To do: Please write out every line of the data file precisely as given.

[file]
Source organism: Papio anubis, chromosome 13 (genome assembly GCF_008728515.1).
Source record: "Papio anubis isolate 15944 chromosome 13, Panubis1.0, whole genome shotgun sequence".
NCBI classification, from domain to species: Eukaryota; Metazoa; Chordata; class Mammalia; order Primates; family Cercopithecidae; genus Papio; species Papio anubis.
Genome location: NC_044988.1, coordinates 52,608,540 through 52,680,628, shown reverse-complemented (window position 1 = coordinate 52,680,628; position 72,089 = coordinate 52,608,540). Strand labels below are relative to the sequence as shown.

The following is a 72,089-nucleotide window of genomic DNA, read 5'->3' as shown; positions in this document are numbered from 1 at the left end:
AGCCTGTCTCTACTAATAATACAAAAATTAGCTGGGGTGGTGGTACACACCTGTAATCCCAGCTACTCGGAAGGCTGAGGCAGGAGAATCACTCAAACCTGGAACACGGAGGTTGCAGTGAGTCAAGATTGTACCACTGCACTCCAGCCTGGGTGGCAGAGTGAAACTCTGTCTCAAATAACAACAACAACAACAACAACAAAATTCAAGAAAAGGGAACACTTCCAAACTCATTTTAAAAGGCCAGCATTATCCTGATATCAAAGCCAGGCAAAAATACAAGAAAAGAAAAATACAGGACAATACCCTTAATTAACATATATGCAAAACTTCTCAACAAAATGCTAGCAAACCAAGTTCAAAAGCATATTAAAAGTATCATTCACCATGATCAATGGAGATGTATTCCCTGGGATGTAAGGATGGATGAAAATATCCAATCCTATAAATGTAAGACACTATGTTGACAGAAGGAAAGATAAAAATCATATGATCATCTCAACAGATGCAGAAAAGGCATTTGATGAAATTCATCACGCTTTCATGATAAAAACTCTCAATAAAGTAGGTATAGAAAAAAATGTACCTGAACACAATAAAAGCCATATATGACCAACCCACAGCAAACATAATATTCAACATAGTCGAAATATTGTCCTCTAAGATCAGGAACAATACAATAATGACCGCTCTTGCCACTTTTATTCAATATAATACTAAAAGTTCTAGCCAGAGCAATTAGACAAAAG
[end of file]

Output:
Source organism: Papio anubis, chromosome 13 (genome assembly GCF_008728515.1).
Source record: "Papio anubis isolate 15944 chromosome 13, Panubis1.0, whole genome shotgun sequence".
NCBI classification, from domain to species: Eukaryota; Metazoa; Chordata; class Mammalia; order Primates; family Cercopithecidae; genus Papio; species Papio anubis.
Genome location: NC_044988.1, coordinates 52,608,540 through 52,680,628, shown reverse-complemented (window position 1 = coordinate 52,680,628; position 72,089 = coordinate 52,608,540). Strand labels below are relative to the sequence as shown.

The following is a 72,089-nucleotide window of genomic DNA, read 5'->3' as shown; positions in this document are numbered from 1 at the left end:
AGCCTGTCTCTACTAATAATACAAAAATTAGCTGGGGTGGTGGTACACACCTGTAATCCCAGCTACTCGGAAGGCTGAGGCAGGAGAATCACTCAAACCTGGAACACGGAGGTTGCAGTGAGTCAAGATTGTACCACTGCACTCCAGCCTGGGTGGCAGAGTGAAACTCTGTCTCAAATAACAACAACAACAACAACAACAAAATTCAAGAAAAGGGAACACTTCCAAACTCATTTTAAAAGGCCAGCATTATCCTGATATCAAAGCCAGGCAAAAATACAAGAAAAGAAAAATACAGGACAATACCCTTAATTAACATATATGCAAAACTTCTCAACAAAATGCTAGCAAACCAAGTTCAAAAGCATATTAAAAGTATCATTCACCATGATCAATGGAGATGTATTCCCTGGGATGTAAGGATGGATGAAAATATCCAATCCTATAAATGTAAGACACTATGTTGACAGAAGGAAAGATAAAAATCATATGATCATCTCAACAGATGCAGAAAAGGCATTTGATGAAATTCATCACGCTTTCATGATAAAAACTCTCAATAAAGTAGGTATAGAAAAAAATGTACCTGAACACAATAAAAGCCATATATGACCAACCCACAGCAAACATAATATTCAACATAGTCGAAATATTGTCCTCTAAGATCAGGAACAATACAATAATGACCGCTCTTGCCACTTTTATTCAATATAATACTAAAAGTTCTAGCCAGAGCAATTAGACAAAAG